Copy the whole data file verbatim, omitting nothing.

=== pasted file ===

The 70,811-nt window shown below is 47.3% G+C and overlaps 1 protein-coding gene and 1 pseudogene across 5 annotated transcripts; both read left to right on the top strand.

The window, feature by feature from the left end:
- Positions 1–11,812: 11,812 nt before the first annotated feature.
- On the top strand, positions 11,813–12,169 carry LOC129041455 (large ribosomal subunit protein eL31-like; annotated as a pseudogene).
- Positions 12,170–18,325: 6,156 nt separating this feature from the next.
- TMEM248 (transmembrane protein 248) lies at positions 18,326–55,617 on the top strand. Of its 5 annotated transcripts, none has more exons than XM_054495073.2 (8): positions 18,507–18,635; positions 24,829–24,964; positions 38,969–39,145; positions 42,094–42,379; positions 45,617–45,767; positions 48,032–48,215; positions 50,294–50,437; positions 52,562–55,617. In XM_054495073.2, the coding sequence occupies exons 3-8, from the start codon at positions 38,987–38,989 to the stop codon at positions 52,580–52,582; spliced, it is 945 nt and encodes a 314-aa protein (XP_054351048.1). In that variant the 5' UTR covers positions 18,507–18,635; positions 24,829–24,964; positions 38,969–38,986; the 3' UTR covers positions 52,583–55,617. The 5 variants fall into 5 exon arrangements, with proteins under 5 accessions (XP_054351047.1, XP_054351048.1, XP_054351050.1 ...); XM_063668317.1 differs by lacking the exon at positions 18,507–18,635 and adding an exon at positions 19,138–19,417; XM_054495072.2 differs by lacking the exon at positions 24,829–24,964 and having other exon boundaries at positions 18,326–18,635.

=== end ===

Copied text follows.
The 70,811-nt window shown below is 47.3% G+C and overlaps 1 protein-coding gene and 1 pseudogene across 5 annotated transcripts; both read left to right on the top strand.

The window, feature by feature from the left end:
- Positions 1–11,812: 11,812 nt before the first annotated feature.
- On the top strand, positions 11,813–12,169 carry LOC129041455 (large ribosomal subunit protein eL31-like; annotated as a pseudogene).
- Positions 12,170–18,325: 6,156 nt separating this feature from the next.
- TMEM248 (transmembrane protein 248) lies at positions 18,326–55,617 on the top strand. Of its 5 annotated transcripts, none has more exons than XM_054495073.2 (8): positions 18,507–18,635; positions 24,829–24,964; positions 38,969–39,145; positions 42,094–42,379; positions 45,617–45,767; positions 48,032–48,215; positions 50,294–50,437; positions 52,562–55,617. In XM_054495073.2, the coding sequence occupies exons 3-8, from the start codon at positions 38,987–38,989 to the stop codon at positions 52,580–52,582; spliced, it is 945 nt and encodes a 314-aa protein (XP_054351048.1). In that variant the 5' UTR covers positions 18,507–18,635; positions 24,829–24,964; positions 38,969–38,986; the 3' UTR covers positions 52,583–55,617. The 5 variants fall into 5 exon arrangements, with proteins under 5 accessions (XP_054351047.1, XP_054351048.1, XP_054351050.1 ...); XM_063668317.1 differs by lacking the exon at positions 18,507–18,635 and adding an exon at positions 19,138–19,417; XM_054495072.2 differs by lacking the exon at positions 24,829–24,964 and having other exon boundaries at positions 18,326–18,635.